Safaricom is today marking the start of a new era as Peter Ndegwa takes up the reins, becoming the first indigenous Kenyan Chief Executive of the telco.
He officially takes over from founding CEO Michael Joseph, who made a comeback in acting capacity last July after the death of former boss Bob Collymore on July 1.
Safaricom’s board of directors announced Ndegwa’s appointment on October 24 last year, with his term commencing on April 1, 2020.
His profile is rich.
He joins Safaricom from Diageo PLC, where he was the managing director of Diageo Continental Europe. According to the telco’s board, Ndegwa brings a wealth of experience in general management, commercial and business strategy, and sales and finance operations, having spent more than 25 years in various roles within the financial services and fast-moving consumer goods sectors in Africa and Europe.
“We are confident that Peter will carry on our vision of transforming lives while keeping us focused on meeting our customers’ needs and holding us to our new commitment of being simple, transparent and honest,” board Chairman Nicholas Ng’ang’a said.
Ndegwa is the third substantial Chief Executive of the company following in the footsteps of Joseph (2000 – 2010) and the late Collymore (November 2010 – July 2019). He has a big shoe to fill owing to his predecessors’ success at the Nairobi Securities (NSE)-listed telco, which has remained a leading service provider, accounting for 64.8 per cent of mobile subscriptions in the country.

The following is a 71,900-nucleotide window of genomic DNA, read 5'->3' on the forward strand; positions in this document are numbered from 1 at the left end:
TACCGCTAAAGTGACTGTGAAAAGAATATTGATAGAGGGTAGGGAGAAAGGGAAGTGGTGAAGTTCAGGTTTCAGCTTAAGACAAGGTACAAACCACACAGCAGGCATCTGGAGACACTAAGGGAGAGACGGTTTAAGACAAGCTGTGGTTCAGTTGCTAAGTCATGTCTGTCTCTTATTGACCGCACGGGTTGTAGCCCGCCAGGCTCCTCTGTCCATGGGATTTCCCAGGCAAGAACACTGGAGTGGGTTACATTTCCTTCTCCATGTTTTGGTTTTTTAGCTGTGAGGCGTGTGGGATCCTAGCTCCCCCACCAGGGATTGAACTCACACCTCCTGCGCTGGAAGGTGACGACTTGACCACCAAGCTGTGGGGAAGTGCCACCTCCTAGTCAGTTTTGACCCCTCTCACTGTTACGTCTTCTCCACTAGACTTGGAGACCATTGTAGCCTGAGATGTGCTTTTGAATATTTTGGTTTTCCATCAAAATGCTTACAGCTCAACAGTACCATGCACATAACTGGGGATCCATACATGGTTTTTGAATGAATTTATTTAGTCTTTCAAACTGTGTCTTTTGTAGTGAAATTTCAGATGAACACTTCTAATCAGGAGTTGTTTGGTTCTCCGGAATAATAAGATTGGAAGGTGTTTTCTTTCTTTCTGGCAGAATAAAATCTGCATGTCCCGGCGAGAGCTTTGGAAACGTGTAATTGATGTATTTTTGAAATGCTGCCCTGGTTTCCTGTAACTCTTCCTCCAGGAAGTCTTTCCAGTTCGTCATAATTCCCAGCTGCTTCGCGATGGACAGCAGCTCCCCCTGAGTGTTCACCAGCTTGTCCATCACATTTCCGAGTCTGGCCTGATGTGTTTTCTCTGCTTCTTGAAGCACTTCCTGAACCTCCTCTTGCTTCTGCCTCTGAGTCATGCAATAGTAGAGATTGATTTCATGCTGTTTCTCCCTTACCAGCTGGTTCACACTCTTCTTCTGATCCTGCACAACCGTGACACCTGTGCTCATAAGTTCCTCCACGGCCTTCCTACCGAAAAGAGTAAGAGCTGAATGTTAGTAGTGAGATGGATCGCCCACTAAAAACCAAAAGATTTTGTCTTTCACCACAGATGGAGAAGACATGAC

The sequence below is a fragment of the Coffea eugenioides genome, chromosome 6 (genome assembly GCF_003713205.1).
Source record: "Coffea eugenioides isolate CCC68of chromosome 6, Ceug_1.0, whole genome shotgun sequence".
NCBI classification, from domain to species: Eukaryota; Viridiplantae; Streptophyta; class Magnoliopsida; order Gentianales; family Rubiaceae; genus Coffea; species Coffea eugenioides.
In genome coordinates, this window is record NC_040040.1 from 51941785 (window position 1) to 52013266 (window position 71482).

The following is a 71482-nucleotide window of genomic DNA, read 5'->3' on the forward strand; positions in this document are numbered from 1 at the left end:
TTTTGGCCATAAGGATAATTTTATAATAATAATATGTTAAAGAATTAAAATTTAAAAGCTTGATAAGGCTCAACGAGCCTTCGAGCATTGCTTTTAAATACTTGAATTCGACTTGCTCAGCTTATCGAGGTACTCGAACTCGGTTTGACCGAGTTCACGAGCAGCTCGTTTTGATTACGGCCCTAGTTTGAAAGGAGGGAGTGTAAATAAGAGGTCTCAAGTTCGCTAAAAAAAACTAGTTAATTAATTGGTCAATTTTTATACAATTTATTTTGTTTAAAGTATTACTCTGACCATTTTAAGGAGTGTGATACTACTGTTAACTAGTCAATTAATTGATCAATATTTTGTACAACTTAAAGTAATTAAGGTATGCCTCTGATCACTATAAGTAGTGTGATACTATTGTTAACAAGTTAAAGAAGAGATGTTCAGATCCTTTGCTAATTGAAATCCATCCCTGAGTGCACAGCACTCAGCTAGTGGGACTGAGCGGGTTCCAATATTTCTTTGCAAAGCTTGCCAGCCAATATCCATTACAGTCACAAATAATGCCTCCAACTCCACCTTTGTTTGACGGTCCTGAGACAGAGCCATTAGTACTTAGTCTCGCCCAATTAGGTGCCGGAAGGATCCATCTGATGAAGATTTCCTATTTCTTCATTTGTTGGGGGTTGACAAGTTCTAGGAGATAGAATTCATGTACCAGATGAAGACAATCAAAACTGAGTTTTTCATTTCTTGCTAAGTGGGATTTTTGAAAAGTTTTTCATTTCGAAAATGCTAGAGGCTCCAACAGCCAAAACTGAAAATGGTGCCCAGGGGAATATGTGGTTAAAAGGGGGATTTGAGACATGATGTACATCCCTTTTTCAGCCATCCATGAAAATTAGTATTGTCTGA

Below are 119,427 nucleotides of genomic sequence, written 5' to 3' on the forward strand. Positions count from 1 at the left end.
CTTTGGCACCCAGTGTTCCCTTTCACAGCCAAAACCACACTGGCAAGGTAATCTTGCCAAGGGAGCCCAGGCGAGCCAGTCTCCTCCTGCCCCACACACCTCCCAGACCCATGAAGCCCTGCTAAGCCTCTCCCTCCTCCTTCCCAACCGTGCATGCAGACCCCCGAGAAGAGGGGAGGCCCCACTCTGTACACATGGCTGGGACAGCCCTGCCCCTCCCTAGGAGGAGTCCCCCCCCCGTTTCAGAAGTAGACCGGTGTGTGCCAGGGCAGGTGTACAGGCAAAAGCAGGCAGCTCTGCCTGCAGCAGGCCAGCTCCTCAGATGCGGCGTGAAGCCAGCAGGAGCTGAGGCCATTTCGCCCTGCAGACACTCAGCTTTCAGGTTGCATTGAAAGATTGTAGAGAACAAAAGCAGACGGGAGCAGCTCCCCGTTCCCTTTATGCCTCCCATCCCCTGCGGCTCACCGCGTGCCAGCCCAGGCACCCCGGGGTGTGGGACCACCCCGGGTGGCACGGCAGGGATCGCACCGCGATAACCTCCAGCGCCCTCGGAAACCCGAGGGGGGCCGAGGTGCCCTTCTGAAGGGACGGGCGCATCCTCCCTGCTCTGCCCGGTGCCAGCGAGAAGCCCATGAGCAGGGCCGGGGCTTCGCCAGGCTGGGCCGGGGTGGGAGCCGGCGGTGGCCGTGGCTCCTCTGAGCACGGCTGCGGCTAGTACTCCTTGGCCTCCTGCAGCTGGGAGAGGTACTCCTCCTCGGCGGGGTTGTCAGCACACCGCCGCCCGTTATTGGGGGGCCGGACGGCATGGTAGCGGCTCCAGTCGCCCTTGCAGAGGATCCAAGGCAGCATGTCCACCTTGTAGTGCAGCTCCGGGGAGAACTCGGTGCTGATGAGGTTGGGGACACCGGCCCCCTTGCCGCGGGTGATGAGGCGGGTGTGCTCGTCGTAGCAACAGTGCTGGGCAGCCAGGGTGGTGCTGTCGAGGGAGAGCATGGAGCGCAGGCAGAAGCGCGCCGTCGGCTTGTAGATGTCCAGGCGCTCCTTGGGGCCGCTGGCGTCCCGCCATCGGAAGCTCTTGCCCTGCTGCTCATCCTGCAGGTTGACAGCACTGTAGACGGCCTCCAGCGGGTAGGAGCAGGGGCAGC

Its M-Pesa platform recorded the highest market share of 98.8 per cent in the second quarter of the 2019-20 financial year, the Communication Authority data released yesterday shows.
Joseph yesterday confirmed Ndegwa would be assuming his new role today despite being in self-quarantine, having come into the country from Tanzania. He has been participating in Safaricom’s meetings and engaging the board for the last two months ahead of his official duties.
“I will be with him for the next few months guiding him through. It is a slow process, but he understands the company well,” Joseph told the Star on the phone.
The firm yesterday bounced back to its over Sh1 trillion market capitalisation on the NSE as investors anticipated the change of guard.
It had moved 13.08 million shares valued at Sh1.06 trillion by 2pm, with share price strengthening towards Sh26.50 from Sh26 on Monday, an indication that investors were upbeat about the firm’s first native Kenyan CEO.
Last week, Safaricom’s share was among those hit by foreign investor flight due to the Coronavirus crisis, sinking to a low of Sh23, with market capitalisation hitting below Sh900 billion.
Safaricom is 35 per cent owned by South Africa’s Vodacom, with the Kenyan government enjoying a 35 per cent stake. Twenty-five per cent is traded at the NSE, while Vodafone Group has a five per cent stake.
In the country, the company has 34.1 million subscribers in a market that has a total subscription of 53.2 million – CA data. It is followed by Airtime with 14 million subscribers, Telkom (3.3 million) and Equitel with 1.7 million.